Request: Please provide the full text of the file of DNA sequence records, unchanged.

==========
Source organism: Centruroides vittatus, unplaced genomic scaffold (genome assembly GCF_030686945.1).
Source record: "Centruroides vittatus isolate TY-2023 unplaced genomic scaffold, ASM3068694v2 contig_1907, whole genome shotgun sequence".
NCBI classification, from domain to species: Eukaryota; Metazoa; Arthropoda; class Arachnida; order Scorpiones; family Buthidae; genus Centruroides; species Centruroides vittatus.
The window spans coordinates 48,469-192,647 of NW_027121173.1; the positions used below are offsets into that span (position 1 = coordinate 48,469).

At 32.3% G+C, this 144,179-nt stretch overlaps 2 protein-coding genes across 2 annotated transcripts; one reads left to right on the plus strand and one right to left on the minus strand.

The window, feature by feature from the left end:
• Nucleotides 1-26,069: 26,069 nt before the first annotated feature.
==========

Source organism: Centruroides vittatus, unplaced genomic scaffold (genome assembly GCF_030686945.1).
Source record: "Centruroides vittatus isolate TY-2023 unplaced genomic scaffold, ASM3068694v2 contig_1907, whole genome shotgun sequence".
NCBI classification, from domain to species: Eukaryota; Metazoa; Arthropoda; class Arachnida; order Scorpiones; family Buthidae; genus Centruroides; species Centruroides vittatus.
The window spans coordinates 48,469-192,647 of NW_027121173.1; the positions used below are offsets into that span (position 1 = coordinate 48,469).

At 32.3% G+C, this 144,179-nt stretch overlaps 2 protein-coding genes across 2 annotated transcripts; one reads left to right on the plus strand and one right to left on the minus strand.

The window, feature by feature from the left end:
• Nucleotides 1-26,069: 26,069 nt before the first annotated feature.